Normal value: 32-36 g/dl. 

MCHC= Hb (g/dl) X 100 / Haematocrit (%)

Cells with too little haemoglobin are lighter in colour with a larger pale area in the centre. 

Since there is a physical limit on the amount of hemoglobin that can be contained in a cell, there is no hyperchromic classification. 

MCHC is normal in normochromic anemia. 

MCHC is decreased in hypochromic anemia. 

Normal results for red blood cell indices 

MCV 80-96 fl (femtolitres) 

MCH 27-32pg (picograms) 

MCHC 32-36 g/dl 

Red cell Distribution Width (RDW) 

The RDW measures the variation in the size of the RBCs (Anisocytosis). 

Higher RDW indicates a great variation in size. 

Iron-deficiency anemia initially manifests as a difference in red blood cell size distribution, thus showing an increase in RDW. 

The normal value of RDW is 11.5-14.5%. 


- Reticulocytes are immature red blood cells produced by bone marrow and released into the blood flow. 

- Reticulocytes are larger than fully mature RBCs and more spherical. 

- It circulates in the bloodstream for about 2 days before developing into mature red blood cells. 

- Its count provides information about the rate at which the bone marrow is producing red cells. 

Reticulocyte count 

- Reticulocytes are counted manually with a microscope. 

- The reticulocyte count may be expressed as a percentage of total RBCs or as an absolute number of reticulocytes in a given volume of blood. 

- The reticulocyte count indicates the presence of a disease or condition but is not directly diagnostic of any one particular disease.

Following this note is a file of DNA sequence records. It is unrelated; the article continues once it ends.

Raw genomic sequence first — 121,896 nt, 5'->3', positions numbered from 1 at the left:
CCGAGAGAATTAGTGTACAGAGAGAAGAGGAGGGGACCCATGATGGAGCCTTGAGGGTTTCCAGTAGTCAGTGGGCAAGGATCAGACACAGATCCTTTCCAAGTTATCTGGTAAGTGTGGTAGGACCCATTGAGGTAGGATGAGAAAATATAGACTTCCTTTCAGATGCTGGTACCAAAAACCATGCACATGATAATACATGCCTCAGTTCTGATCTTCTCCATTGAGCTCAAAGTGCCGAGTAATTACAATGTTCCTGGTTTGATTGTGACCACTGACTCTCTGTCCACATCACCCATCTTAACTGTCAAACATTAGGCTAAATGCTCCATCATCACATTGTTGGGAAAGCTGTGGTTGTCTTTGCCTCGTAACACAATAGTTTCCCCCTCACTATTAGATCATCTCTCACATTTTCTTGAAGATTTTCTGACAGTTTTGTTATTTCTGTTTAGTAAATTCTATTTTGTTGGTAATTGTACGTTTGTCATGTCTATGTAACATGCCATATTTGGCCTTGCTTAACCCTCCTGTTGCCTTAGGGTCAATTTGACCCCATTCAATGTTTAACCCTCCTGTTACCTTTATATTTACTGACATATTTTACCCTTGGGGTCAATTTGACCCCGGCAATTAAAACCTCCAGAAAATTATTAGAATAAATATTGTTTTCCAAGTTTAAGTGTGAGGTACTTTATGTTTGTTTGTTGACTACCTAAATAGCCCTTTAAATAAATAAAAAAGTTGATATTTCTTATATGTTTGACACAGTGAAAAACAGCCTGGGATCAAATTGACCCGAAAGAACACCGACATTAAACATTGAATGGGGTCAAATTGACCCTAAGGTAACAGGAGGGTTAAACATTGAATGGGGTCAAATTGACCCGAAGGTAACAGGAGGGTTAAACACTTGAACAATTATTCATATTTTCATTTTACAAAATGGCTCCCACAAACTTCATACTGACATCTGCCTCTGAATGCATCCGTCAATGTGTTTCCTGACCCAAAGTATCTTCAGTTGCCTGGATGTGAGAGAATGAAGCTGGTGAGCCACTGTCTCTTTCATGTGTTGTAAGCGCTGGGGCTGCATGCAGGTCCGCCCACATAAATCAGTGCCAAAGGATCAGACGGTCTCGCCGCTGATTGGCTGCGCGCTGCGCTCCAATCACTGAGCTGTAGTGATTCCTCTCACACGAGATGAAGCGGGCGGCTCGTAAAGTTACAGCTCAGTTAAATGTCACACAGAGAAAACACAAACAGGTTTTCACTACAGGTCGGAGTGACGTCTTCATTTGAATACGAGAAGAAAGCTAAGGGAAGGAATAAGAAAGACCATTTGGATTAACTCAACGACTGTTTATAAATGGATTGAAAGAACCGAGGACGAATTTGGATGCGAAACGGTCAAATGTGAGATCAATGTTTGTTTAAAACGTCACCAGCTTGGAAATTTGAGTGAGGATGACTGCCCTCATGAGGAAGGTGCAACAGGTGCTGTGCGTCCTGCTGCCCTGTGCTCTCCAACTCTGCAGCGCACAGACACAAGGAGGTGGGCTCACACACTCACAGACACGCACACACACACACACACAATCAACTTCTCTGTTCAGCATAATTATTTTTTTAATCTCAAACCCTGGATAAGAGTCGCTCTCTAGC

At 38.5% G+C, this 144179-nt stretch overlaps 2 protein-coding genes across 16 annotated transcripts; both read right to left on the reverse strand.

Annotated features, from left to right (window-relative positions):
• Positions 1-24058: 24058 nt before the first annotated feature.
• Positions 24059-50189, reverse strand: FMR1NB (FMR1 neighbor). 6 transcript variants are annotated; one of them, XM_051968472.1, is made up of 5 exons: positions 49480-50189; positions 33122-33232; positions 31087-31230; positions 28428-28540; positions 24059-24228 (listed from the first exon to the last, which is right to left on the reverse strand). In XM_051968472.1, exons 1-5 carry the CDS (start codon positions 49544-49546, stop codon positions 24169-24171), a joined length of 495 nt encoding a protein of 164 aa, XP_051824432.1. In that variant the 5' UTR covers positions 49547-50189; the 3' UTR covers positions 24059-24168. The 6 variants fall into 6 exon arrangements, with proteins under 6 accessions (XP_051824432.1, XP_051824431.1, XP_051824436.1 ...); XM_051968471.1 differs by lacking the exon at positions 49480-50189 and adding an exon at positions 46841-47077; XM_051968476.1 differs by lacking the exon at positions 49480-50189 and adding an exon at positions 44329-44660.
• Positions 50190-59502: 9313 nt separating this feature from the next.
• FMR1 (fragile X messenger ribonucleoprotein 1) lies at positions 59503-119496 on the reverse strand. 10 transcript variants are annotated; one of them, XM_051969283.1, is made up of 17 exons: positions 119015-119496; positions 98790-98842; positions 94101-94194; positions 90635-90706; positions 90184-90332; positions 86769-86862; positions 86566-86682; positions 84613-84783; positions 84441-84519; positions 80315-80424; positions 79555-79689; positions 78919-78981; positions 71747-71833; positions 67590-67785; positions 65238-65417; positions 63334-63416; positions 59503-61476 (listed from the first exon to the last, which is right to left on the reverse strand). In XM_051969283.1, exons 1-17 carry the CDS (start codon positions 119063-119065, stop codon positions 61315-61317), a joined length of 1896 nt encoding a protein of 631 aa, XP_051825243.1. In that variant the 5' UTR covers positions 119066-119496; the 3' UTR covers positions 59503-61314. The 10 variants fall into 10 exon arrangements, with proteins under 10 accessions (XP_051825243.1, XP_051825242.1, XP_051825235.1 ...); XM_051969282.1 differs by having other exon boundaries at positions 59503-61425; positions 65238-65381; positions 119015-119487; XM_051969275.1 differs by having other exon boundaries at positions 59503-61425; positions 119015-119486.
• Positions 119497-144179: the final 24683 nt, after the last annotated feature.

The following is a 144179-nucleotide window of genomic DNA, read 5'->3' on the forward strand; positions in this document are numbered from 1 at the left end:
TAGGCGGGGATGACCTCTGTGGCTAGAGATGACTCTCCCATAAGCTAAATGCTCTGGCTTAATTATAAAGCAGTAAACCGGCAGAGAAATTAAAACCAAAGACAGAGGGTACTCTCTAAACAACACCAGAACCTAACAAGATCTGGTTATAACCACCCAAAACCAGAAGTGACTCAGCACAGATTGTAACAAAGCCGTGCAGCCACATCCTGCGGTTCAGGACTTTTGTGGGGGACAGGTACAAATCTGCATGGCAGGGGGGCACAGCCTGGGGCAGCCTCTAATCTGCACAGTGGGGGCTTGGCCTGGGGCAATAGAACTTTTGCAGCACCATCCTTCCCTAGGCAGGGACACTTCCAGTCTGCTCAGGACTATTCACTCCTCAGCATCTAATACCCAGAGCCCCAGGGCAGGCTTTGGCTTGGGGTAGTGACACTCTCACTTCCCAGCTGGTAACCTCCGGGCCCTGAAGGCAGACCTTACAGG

The normal value of reticulocyte: 

Adults and children: 0.5-2.5%. 

Infants: 2-5%. 

Absolute Reticulocytic count: 30,000-130,000 per microliter 

Abnormal results: 

A low reticulocyte count indicates a defect in bone marrow production. 

The increase in reticulocyte count indicates that bone marrow makes more red cells in response to bleeding or hemolysis. 

White Blood Cells 

Leucocytic count and differential 

- It determines the number of white blood cells and the percentage of each type of white blood cell in a person's blood. 

- These tests help investigate a variety of illnesses, including infection, allergy, and leukemia. 

The total leucocytic count 

It varies normally with age, exercise, relationship to a meal, hot bath, high altitudes, and dehydration. 

Normal Values: 

Adults: 4,000 to 11,000/ mm3. 

Children: 8,000 to 11,000/ mm3. 

infants: 10,000 to 26,000 /mm3 

Differential or "diff" leucocytic count 

It is reported in percentages. 

1- Neutrophils: 40 - 75% (2,000-7.000/ mm3) 

2- Lymphocytes: 20 - 40% (1.500-3.500/ mm3) 

3- Monocytes: 2 - 10% (200-1000/ mm3) 

4- Eosinophils: 1 - 6% (20-500/ mm3) 

5- Basophils: < 2% (20-100/ mm3) 

Absolute blood count 

By multiplying the percentage of differential leucocytic count with the total number of white blood cells, the absolute number of each type of white cell can be obtained. 

Absolute values= total leucocytic count X % / 100 

It is more important for diagnosis of diseases. 

Platelets (Thrombocytes) 

Platelets are the blood cell fragments that are involved in the cellular mechanisms that lead to the formation of blood clots. 

Normal platelet Count: 150.000-400.000 /mm3 

Mean platelet volume (MPV): 

A measurement of the average size of platelets. 


Pancytopenia is an abnormally low level of all blood cells made by the bone marrow. 

This includes a low level of red blood cells (RBCs), white blood cells (WBCs), and platelets.